Tom Ford: The new King of Sunglasses
Sunglasses fashion is more exciting than ever, making it impossible to ignore — and why would you want to? Some brands, like Ray-Ban, specialise in eyewear, so we are spoilt for choice, and other larger fashion brands merely dabble in sunglasses and eyewear. Tom Ford, however, is one of the designers who takes eyewear very seriously, pumping out dozens of new eyewear designs each season. This blog post will take a look at Ford’s fashion career, so that we can better understand his gift for eyewear design. Then we will look at the various incredible sunglasses styles coming from the Tom Ford studios!
A Brief History of Tom Ford
Tom Ford is a lot older than he looks (he’s 56!) and he’s been in the fashion industry for decades. He founded his own luxury brand in 2006 and it was an instant success. But this success was only due to Ford’s extensive experience in the fashion industry prior to this… Ford’s first fashion-related job was in a low-down PR position in Chloé, and he concealed the nature of this job, and that his degree was in architecture, from designer Cathy Hardwick when he interviewed for a design assistant role in her sportswear company. Ford charmed his way into the role with no experience and quickly learned that he was a natural.
Tom Ford later worked at Perry Ellis, alongside Marc Jacobs before he realised that American fashion held little allure for him. In a later, now-famous, interview with The New York Times, Ford said, “If I was ever going to become a good designer, I had to leave America. My own culture was inhibiting me. Too much style in America is tacky. It’s looked down upon to be too stylish. Europeans, however, appreciate style.” It’s no surprise, then, that Ford applied for a designer role at Gucci…
Gucci in the late 80s was vastly different to the huge brand we know today. It was failing miserably and it was desperately looking for some way to resuscitate itself. In 1990, Ford was hired as a vital part of the women’s ready-to-wear design team. Ford packed up his belongings and moved his entire life to Milan. No one could fault his dedication or ambition. Ford’s progression through Gucci was absolutely meteoric, despite the fact that he regularly clashed with Maurizio Gucci, the company’s chairman. It all changed when Ford was made Creative Director in 1994…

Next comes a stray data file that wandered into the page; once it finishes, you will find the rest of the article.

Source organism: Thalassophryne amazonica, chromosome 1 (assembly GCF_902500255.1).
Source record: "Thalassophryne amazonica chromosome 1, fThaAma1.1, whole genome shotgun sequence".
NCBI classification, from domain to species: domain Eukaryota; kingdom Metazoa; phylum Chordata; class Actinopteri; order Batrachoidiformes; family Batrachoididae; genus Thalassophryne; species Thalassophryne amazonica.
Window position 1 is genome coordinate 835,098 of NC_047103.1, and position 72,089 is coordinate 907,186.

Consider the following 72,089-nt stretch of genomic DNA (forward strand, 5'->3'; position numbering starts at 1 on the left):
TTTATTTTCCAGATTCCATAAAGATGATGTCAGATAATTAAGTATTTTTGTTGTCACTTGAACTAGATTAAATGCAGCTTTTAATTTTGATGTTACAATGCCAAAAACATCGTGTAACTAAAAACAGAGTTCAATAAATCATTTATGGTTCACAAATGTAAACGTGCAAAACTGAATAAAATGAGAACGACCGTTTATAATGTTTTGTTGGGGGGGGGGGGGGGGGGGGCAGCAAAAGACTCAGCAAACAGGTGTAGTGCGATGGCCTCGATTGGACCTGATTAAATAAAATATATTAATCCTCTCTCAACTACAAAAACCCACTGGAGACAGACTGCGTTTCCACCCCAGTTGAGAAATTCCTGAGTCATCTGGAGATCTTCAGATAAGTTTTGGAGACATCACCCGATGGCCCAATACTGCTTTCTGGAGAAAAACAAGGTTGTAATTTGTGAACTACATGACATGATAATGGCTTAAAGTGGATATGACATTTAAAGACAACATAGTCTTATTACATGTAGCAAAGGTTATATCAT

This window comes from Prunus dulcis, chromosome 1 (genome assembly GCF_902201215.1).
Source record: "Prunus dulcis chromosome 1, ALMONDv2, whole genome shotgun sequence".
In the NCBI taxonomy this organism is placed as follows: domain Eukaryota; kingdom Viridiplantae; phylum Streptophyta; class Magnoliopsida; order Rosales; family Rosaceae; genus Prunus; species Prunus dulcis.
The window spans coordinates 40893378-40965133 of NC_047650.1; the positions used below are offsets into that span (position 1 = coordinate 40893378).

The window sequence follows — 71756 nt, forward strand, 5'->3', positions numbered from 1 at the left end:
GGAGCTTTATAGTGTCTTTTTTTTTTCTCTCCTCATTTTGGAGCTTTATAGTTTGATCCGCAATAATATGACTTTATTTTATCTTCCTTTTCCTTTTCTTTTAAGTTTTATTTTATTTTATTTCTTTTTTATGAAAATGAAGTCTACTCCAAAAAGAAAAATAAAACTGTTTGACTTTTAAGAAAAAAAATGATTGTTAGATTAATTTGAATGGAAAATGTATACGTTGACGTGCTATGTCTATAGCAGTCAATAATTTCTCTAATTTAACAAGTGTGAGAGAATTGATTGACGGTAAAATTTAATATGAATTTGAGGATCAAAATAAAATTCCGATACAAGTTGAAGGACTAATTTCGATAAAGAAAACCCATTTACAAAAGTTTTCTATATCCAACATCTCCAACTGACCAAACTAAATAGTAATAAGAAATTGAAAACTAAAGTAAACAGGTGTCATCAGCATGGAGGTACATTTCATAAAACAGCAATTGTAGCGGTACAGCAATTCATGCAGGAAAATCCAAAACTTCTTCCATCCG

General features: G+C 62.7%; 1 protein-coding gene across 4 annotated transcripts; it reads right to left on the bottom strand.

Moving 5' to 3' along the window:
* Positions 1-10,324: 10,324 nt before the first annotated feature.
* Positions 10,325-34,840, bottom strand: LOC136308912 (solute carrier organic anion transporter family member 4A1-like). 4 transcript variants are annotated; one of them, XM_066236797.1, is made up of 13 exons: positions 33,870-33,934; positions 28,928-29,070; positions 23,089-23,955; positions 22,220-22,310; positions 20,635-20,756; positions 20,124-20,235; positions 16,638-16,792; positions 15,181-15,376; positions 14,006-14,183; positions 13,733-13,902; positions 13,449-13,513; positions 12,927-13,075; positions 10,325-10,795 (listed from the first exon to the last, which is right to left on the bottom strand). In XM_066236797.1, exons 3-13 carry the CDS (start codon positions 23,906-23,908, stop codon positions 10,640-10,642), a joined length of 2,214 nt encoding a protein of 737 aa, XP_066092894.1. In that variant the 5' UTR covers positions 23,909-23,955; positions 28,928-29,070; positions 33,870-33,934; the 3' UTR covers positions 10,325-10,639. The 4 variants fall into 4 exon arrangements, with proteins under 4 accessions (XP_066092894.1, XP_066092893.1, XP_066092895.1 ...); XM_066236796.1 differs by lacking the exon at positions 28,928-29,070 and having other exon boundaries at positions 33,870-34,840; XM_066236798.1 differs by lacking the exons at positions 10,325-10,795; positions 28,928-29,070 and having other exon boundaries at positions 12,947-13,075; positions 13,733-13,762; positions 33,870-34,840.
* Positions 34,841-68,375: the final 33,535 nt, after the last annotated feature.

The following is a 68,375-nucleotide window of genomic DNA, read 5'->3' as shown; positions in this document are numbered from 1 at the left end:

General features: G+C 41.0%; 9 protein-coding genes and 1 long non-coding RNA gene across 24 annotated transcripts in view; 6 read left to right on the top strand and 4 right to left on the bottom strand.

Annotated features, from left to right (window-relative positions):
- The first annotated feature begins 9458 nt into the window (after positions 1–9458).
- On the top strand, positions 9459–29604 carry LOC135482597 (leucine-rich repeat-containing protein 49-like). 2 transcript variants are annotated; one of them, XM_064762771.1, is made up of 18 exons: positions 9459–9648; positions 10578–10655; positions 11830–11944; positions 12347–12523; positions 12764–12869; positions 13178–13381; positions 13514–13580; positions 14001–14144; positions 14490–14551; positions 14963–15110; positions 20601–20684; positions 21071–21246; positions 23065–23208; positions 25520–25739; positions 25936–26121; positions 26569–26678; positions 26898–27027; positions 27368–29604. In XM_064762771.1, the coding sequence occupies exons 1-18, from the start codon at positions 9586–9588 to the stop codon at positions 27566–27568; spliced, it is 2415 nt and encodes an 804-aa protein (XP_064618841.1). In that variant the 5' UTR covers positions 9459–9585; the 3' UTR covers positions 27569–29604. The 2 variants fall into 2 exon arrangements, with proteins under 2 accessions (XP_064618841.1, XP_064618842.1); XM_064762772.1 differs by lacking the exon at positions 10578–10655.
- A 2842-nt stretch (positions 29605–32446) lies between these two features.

The role of creative director is the most important part of any fashion house, so it was a huge upset when this young American was given the position in 1994. Ford had been putting in a lot of hard work behind the scenes, however, and many in Gucci felt that he’d more than earned the position. Ford proved himself over the next 12 years as Gucci’s Creative Director, helping turn the brand around. He stayed true to the brand’s Italian identity, but his American background no doubt helped shake things up.
Gucci went from a failing label to one of the biggest in the world. In fact, Gucci Group was doing so well that it acquired Yves Saint Laurent in 1999. When this happened, Ford was also given the Creative Director job there as well! So, it was the experience of working as the Creative Director of a top Parisian and Milanese fashion house that empowered Ford to step out on his own in 2006, creating his own label. Ford’s style borrows heavily from European influences, but there is something undeniably American when it comes to some of his eyewear forms. Gucci and YSL both have huge eyewear collections too, so it was perhaps their influence that encouraged Ford to make eyewear a lynchpin of his fashion label.
Now, let’s look at several different Tom Ford sunglasses designs, discussing what styles and face shapes they complement best.